Diary Of A Dating Addict - The Review

When I heard there was a one-woman show called Diary of a Dating Addict doing the rounds in London, before of course heading up to it's natural home, the Edinbrugh Fringe, well of course I tracked down tickets to the very first preview of Maddy Anholt's latest.

Eager to know whether art would imitate life I swapped the rare London sunshine and beers on the common for a little dark and slightly sweaty theatre above a bar in Camden.


Now, when Maddy took to the floor and introduced the concept of her show as finding a man before the ‘dreaded age’ of 30, well as a 24 year old, as a dating blogger, as a woman or just a person, I definitely slumped a little in my seat. I rolled my eyes and reached for my over priced beer from the ‘it’s an extra 50p to pay on card’, thank you very much, bar.

I bit my lip hoping it would be good. Hoping I wasn’t about to see another reincarnated Bridget, hoping Maddy wasn’t just another woman who subscribed dismally to the fairy tale notion that so long as we find a man before our ovaries and self esteem dries up everything will be ok.

What followed made me breath out a deep swell of relief, laugh to the point of almost choking on my overpriced beer and, nod my head countless times in, well, in agreement with the familiarity.

Thankfully Maddy isn’t another whiney spinster, she’s a strong female lead taking control of her life, but like so many of us bombarded with quick fix dating apps, ‘find love in three easy swipes’, she sometimes gets it wrong. Or winds up with Mr Wrong…

Diary Of A Dating Addict hangs between the expectation to find a man and, the question of just how to do that, in a culture and city more obsessed with deadlines than standards.

Maddy’s style is punchy and funny and as she introduces the first of her failed dates, seamlessly transforming into the ‘Wanker Banker Banter Boy’ herself, I’m entirely on her side. I let slip the slightly outdated which seems to be idea fueling the show and allow myself to settle into the familiarity of high expectations to be met with dating disasters.

This is definitely a show for any hopeless romantic out there, who’s suffering from a little virtual-reality check, off the back of tinder!

Maddy’s portrayal of the bolshie, arrogant, city slicker is spot on and I wonder whether Maddy’s been sat in the same bars as me, spying on one of my own dates.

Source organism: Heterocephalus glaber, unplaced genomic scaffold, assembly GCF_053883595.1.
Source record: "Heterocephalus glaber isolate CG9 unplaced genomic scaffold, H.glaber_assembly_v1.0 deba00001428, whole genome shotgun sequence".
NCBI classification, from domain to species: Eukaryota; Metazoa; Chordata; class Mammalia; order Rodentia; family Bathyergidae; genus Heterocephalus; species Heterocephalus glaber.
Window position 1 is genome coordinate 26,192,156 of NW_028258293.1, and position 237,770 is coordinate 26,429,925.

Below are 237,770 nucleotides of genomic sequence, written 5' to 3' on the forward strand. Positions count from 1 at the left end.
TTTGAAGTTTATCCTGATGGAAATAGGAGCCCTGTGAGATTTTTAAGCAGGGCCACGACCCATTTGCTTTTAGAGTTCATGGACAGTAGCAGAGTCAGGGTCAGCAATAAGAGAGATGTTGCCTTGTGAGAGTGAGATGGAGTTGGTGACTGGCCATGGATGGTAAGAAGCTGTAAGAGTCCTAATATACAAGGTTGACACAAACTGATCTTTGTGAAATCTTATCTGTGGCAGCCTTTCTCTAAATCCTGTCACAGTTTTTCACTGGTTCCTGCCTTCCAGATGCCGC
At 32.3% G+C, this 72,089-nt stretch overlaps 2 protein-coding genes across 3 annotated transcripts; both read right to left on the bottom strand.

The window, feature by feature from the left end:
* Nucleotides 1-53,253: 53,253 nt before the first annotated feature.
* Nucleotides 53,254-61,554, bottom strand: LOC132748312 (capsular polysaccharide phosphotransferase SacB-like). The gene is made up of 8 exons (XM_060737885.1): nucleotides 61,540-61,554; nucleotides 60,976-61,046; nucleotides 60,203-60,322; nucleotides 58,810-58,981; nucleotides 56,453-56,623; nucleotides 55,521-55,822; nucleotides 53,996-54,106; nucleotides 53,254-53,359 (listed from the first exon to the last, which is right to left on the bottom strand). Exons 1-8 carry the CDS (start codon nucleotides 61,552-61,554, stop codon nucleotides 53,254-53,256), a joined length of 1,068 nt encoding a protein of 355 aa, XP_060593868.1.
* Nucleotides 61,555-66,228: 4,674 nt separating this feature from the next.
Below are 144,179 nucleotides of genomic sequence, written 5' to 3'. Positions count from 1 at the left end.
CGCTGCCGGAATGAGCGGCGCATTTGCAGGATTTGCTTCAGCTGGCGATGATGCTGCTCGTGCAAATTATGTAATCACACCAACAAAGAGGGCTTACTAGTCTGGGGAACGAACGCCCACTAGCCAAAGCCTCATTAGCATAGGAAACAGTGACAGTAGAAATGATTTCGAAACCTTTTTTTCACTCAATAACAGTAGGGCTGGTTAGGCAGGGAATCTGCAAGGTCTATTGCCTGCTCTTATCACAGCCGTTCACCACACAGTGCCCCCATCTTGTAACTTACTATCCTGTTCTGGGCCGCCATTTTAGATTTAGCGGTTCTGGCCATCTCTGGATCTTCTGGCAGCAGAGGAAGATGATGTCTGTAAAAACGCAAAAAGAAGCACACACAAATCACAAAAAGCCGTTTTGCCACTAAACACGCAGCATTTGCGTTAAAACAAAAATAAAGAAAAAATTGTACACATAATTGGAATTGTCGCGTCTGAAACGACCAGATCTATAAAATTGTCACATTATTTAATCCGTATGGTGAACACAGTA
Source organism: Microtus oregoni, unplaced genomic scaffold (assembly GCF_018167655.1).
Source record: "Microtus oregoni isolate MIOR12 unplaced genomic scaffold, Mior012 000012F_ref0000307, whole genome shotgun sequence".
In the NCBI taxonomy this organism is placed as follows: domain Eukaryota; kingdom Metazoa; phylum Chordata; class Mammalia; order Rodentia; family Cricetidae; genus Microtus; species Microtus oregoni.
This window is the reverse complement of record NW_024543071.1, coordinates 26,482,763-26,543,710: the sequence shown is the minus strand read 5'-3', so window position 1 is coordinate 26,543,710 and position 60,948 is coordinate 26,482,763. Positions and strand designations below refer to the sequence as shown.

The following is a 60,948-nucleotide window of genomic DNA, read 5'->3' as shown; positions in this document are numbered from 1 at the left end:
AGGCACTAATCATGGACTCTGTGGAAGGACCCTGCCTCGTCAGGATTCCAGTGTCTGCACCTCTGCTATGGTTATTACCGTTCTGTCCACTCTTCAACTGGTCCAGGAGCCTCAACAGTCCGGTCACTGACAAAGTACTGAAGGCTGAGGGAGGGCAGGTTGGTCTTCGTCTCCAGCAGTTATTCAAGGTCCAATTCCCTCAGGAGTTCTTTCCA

With each new character, Maddy creates recognizable male stereotypes with broad-brush strokes and at one point even throws down a ‘freestyled’ rap. Is there anything this girl can’t do?

The show comprises of four parts, four different men, and in-between there are some brilliant stories and comments on dating. There is some ‘audience participation’, which usually, to me, are two of the dirtiest words you can utter in a darkened room full of strangers. Happily this is handle well, is on the mark and extremely funny. However beware if you’re a gentleman sitting on the front row…

By the time we’re half way through I begin to see Maddy as not only an extremely talented comedic actress, whose interpretations of modern day dating in the city are equal measures astute and hilarious, but she’s also some what of an online dating aficionado!


Did you know that the perfect dating profile must have three specific photo types in order to succeed?

1.     The ‘slightly pouting selfie’

2.     The ‘here’s the full package full body shot’

3.     The ‘look at how many friends I have group shot’.

Who would have thought the theater could ever teach us anything useful..?


Maddy’s portral of each new Mr Wrong is daring, provocative but above all familiar to the point where I feel I’ve at least shared a lift with each of these men, if not a few awkward cocktails.


Diary Of A Dating Addict is a witty, if slightly dismal, representation of life as a single girl. By all accounts the show is highly relatable, especially to girls like myself, who know only too well the out dated expectations enforced by over baring mothers everywhere. Girls who understand the frustrating reminders that we’re falling behind our friends, in the race that is life. Who resist the urge to report or block people who ‘pollute’ our Facebook streams with baby photos. We get it! Thomas likes spaghetti!  

Maddy captures brilliantly the tedium, confusion and heart bursting struggle, which has become the dating world. A place now overpopulated, with apparently bored opportunists, playing their hands at being modern day Casanova.

Happily by the end of the show Maddy even touches upon a point so cheesey and yet so valid:

You won’t find someone to love you until you love and respect yourself

A much wiser sentiment to close the show on, than the pre-feminist notion, with which we opened.

However this is a comedy and Maddy plays a woman not a heroine, so I’m not completely convinced that she’s learnt her lesson.


Diary Of A Dating Addict runs until 30th July in London before moving to the fringe! Details and tickets can be found below! Enjoy



July 12th - Komedia, Bath CLICK HERE FOR TICKETS

July 24th - Museum of Comedy, 9:30pm CLICK HERE FOR TICKETS

July 26th - Komedia, Brighton CLICK HERE FOR TICKETS

July 30th - Cutty Sark Studio. Double Bill with Tom Allen, 7:30pm CLICK HERE FOR TICKETS


Edinburgh Fringe Festival

The Study – The Gilded Balloon, 1:30pm

5th – 31st (not 17th) August 2015